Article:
Nationally representative findings indicate that there are 23.5 million American adults who are overcoming an involvement with drugs or alcohol that they once considered to be problematic. At the time of the survey, that was about 10% of the adult population*.
Given that recovery is difficult and definitely not guaranteed, how can we best protect our kids from starting to use alcohol and/or drugs?
Experts say that it’s important to be consistent and clear about our stance on drugs. If we given them the idea that it’s okay to experiment, they’re more likely to do so. We can recognize that they’re curious, encourage them to ask questions and listen without judgment. But make sure they know the rules, and monitor them closely.
Also, be aware of underlying issues that can easily lead to drug use. Is your child rebellious? Impulsive? Does s/he have trouble making friends? Are they stressed? Are they struggling in school? Get appropriate help for them before they decide to self-medicate.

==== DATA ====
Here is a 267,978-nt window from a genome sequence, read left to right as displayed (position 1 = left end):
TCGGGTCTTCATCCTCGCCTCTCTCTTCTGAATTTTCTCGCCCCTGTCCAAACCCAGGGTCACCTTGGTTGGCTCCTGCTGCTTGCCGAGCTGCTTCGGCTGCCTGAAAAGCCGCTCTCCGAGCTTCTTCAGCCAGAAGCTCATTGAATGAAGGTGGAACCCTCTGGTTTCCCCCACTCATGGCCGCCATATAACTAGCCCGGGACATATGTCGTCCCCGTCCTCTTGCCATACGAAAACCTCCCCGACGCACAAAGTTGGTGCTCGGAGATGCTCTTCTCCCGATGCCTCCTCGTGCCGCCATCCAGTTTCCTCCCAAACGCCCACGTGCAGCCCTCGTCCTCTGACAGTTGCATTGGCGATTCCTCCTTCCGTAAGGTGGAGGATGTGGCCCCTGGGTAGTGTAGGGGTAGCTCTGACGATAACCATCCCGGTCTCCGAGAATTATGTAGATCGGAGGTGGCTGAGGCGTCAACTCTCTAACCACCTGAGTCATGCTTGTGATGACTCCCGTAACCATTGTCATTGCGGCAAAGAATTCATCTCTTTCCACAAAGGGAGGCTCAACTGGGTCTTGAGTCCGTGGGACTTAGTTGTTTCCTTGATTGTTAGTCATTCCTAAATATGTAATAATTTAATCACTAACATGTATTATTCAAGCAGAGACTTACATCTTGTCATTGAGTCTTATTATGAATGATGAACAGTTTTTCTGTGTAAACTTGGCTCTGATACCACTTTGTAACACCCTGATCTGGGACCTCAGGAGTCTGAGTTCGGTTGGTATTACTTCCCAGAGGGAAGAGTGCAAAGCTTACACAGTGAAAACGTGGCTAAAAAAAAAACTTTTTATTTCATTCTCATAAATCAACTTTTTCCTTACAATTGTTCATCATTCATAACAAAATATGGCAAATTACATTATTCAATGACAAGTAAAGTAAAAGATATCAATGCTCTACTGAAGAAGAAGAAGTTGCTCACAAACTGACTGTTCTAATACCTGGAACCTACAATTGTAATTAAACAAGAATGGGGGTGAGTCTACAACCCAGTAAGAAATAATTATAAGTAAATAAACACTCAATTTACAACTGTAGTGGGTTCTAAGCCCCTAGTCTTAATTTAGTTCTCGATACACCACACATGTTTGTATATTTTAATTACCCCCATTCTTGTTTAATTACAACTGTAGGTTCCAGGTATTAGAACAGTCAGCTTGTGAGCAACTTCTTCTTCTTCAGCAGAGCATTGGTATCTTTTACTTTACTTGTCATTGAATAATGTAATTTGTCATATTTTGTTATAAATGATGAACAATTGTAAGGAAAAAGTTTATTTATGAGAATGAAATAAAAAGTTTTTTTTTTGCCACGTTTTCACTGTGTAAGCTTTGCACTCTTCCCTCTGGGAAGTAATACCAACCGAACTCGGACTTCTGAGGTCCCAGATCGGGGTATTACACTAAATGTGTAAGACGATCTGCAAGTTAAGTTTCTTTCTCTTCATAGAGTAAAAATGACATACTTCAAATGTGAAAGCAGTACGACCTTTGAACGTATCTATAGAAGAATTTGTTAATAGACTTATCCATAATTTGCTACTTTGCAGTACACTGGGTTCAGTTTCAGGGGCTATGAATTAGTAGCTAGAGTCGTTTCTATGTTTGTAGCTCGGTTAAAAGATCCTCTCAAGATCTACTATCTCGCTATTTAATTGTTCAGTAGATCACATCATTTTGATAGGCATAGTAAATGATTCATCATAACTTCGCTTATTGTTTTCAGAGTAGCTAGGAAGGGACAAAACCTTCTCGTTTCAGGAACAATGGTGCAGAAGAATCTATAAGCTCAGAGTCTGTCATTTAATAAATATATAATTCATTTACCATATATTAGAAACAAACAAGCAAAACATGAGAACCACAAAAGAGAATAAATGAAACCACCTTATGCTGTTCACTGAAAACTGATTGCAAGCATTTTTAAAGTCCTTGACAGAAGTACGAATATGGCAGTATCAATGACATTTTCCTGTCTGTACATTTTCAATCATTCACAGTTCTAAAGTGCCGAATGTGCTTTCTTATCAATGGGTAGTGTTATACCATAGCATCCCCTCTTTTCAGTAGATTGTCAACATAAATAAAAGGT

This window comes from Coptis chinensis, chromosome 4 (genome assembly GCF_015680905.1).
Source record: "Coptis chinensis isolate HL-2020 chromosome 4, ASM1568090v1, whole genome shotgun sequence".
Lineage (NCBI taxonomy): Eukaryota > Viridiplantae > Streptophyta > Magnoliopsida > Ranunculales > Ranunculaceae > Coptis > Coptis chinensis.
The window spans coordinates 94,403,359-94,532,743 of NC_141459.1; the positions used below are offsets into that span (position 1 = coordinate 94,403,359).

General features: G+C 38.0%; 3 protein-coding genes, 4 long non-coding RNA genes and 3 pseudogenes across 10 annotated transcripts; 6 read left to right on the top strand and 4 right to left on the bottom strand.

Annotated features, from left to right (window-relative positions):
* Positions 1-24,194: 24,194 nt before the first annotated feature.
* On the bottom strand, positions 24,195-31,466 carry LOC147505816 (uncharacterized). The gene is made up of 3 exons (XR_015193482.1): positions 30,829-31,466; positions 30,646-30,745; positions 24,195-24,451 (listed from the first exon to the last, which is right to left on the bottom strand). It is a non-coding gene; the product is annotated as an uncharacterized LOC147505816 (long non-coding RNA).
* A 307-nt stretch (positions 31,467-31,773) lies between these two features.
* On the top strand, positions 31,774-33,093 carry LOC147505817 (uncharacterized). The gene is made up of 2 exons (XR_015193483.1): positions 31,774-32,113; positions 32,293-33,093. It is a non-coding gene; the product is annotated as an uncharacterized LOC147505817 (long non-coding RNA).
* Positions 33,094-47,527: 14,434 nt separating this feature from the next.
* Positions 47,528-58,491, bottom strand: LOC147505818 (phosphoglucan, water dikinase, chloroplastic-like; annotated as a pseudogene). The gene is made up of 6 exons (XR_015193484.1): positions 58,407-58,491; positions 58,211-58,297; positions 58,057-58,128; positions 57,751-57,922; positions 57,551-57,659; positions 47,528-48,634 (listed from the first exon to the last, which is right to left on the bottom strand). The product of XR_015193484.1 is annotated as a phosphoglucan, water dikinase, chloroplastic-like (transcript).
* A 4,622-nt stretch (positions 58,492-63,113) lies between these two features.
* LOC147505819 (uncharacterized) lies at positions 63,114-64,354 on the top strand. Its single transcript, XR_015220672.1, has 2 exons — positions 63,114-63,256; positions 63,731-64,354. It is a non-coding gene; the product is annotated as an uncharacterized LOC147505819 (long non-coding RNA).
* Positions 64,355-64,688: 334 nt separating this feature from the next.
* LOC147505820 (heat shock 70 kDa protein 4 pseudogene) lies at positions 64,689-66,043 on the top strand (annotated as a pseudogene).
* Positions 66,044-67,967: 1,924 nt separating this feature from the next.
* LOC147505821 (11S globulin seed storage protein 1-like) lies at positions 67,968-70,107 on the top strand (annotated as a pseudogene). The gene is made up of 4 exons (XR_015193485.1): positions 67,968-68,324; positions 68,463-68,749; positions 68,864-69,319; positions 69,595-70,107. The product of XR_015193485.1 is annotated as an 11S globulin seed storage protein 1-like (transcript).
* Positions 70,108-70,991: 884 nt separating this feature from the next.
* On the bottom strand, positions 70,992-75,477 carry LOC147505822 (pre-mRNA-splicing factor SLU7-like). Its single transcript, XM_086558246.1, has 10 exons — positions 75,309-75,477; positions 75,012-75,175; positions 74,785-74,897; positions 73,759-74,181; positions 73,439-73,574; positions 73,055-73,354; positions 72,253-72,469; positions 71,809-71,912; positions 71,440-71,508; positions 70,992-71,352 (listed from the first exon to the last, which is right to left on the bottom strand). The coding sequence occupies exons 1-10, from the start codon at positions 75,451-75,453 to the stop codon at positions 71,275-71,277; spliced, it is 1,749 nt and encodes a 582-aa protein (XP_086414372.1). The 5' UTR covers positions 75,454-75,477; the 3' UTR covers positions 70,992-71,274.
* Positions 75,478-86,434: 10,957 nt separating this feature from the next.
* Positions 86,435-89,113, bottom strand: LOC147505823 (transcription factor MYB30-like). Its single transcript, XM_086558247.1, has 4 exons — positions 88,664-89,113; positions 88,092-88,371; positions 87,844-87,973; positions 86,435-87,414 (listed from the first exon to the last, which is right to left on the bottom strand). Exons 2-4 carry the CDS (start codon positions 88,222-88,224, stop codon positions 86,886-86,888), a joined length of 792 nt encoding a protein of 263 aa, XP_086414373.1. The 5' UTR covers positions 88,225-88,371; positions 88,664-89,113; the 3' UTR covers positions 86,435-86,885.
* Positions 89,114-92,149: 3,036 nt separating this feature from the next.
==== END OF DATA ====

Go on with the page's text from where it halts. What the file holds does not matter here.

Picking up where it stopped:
Know that our kids are watching us, and our behavior sets the example far more than our words. If you drink or use drugs, odds are that they will follow suit.
Lock up your alcohol and medication. Most teens who start drinking or using get their alcohol and drugs from their own, or a friend’s, home. It’s easy to convince ourselves that our child’s not going to make such a bad choice. But experience shows that even the “best & brightest” are at risk. And the young brain, no matter its IQ, is especially vulnerable to addiction and long-term damage.
* “Survey: Ten Percent of American Adults Report Being in Recovery from Substance Abuse or Addiction” by Josie Feliz, Partnership for Drug-Free Kids, March 6, 2012.